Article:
“Hey I could use your bathroom if you got one.”
I paused because the statement was so strange. Of course I had a bathroom. Who doesn’t have a bathroom?
We were seventeen at the time, sledding on a massive hill behind my house with most of the other kids on my street. Looking back he could be described as a Chad even though his name was James. He had moved in to our neighborhood two months prior. This was our first time speaking. The girls were wild for him.
“Of course” I said. “It’s directly off the kitchen to the right of the front door.” Chad/James nodded, breathing steam from his open mouth as smooth glistening moisture ran from his nostrils to his red lips. His eyes squinted against the bright sunlight as he shifted his weight on stiff legs pressed tightly together.
“Thanks” he said, then took off down the hill laying prone on an inflatable tube sled, arms out like a kamikaze jet in a sea of white snow.
Within the next hour it became clear that James had indeed used the bathroom without actually visiting mine. As our paths repeatedly crossed a deep funk radiated out from his lower half. A dark brown cloud, invisible only to the eyes followed James as he climbed the hill and raced to its bottom again and again, oblivious to the suspicious glances of his new neighbors.
The girls in our group, once drawn to his wide set blue eyes and strong shoulders now fled from the loamy scent that surrounded him, squealing as they jumped to get out of his way. If James noticed he showed no signs of caring.
“Has our Jamesy had a wee accident?” My sister asked in her finest Scottish accent, her eyes strangely alert as she watched the boy.
“Aye,” said I, too embarrassed to meet her eyes. ”wee might not be the right word for it.”
James carried on sledding with the conviction of a professional. If it had been a competition James would easily have won. He seemed not to notice the wide berth we gave him, the knowing stares of his peers, their eyes periodically darting to the back of his black ski pants.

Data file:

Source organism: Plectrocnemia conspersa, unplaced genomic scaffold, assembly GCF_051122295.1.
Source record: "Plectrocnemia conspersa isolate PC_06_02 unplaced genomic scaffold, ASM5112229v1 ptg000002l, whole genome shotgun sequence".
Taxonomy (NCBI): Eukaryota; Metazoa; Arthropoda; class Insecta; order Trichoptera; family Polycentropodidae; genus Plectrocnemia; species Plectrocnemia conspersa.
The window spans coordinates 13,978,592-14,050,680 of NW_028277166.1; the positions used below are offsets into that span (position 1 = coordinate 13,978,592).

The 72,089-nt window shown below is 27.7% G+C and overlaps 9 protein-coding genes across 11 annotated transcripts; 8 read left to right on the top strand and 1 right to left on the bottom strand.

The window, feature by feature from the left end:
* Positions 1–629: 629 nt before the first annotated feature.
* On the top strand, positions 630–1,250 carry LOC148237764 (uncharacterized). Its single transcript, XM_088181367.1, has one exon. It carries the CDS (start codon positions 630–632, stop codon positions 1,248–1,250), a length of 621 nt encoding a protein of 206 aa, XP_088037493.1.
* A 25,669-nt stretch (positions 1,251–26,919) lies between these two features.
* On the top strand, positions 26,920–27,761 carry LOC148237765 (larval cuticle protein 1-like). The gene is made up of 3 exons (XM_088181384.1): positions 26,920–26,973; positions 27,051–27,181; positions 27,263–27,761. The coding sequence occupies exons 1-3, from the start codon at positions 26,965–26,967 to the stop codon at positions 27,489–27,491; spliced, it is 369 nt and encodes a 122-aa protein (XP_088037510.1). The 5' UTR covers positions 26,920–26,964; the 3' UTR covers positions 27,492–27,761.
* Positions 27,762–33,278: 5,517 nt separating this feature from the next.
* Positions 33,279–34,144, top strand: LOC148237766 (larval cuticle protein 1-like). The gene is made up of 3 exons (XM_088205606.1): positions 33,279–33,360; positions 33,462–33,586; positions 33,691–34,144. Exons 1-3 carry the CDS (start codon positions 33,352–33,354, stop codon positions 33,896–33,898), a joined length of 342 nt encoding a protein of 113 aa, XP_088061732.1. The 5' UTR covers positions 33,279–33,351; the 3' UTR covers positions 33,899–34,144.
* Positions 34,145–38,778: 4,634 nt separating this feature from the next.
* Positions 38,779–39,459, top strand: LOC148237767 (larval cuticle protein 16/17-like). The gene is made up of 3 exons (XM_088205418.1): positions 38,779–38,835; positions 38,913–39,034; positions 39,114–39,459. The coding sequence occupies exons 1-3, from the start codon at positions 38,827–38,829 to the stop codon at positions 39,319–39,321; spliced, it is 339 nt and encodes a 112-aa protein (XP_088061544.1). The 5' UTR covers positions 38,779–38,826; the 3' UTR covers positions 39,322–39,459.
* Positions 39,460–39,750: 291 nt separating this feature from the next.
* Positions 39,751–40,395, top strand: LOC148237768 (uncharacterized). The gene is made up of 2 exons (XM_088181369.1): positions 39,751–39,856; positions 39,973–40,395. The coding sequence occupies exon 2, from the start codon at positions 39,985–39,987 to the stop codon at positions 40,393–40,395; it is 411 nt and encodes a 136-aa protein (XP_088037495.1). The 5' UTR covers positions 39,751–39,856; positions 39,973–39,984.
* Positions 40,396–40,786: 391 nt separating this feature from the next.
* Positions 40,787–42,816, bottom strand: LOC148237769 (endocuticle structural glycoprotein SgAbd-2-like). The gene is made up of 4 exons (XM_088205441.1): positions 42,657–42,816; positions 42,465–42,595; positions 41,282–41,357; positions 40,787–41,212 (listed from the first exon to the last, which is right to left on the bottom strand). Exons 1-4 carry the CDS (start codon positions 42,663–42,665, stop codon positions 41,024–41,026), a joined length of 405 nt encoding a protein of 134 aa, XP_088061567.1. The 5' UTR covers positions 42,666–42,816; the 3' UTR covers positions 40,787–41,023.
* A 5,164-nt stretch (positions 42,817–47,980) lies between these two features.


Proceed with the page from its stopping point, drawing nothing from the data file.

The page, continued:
As the afternoon wore on and the sky darkened the rank shroud he carried grew wider and more fierce. He smelled of spent coffee grounds, fermented cabbage and earth. All of our nostrils rebelled at the constant assault, though nothing in James’s manner betrayed a hint of shame.
As politely as I could I stopped James before he could slide down the hill. “My bathroom is available if you need it” was all I said.
He stood quietly for a few moments, as if weighing his options. He looked at his toes and pressed his legs together tightly then opened them. “Yeah probably a good idea.”
Breathing out of my mouth I led him upstairs to my personal bathroom attached to my bedroom. Once inside I heard nothing coming from the occupied room. Not a hint of water or movement. I crept to the door and listened. Nothing.
“James can I get you anything? Do you need help?” I called in weakly, hating the way I sounded.
“Ahh maybe” came a muffled reply.
I snapped into action, finding a pail in the basement. Into it went a roll of paper towels, two plastic shopping bags, a clean pair of ripped up jeans and some socks.
“I’ve left some supplies here for you. Please feel free to use the shower.” I called.
The door opened and shut quietly. I waited in my room for an hour, burning all the incense I could find, trying not to think about what was happening behind that closed door.
James emerged red cheeked and smiling, carrying two full shopping bags, the fresh smell of soapy shampoo mingling with a darker scent, more personal to him. The jeans I’d leant were too tight. The whiteness of his smile and redness of his cheeks ignited a quick jab of jealousy in me. No matter how hard I tried I’d never be as naturally good looking.
I walked with him down the snow lined road to his house in silence trying to understand what had happened. He thanked me absently for the jeans.
“James, what happened back there? Are you okay? Do you think you might be ill?”
“Nah!” He exhaled with a chuckle. “These things happen to us guys from time to time.” He slapped my arm and turned down into his driveway, the two reeking bags dangling from gloved hands.
“Not to me they don’t.” I thought as I watched him go.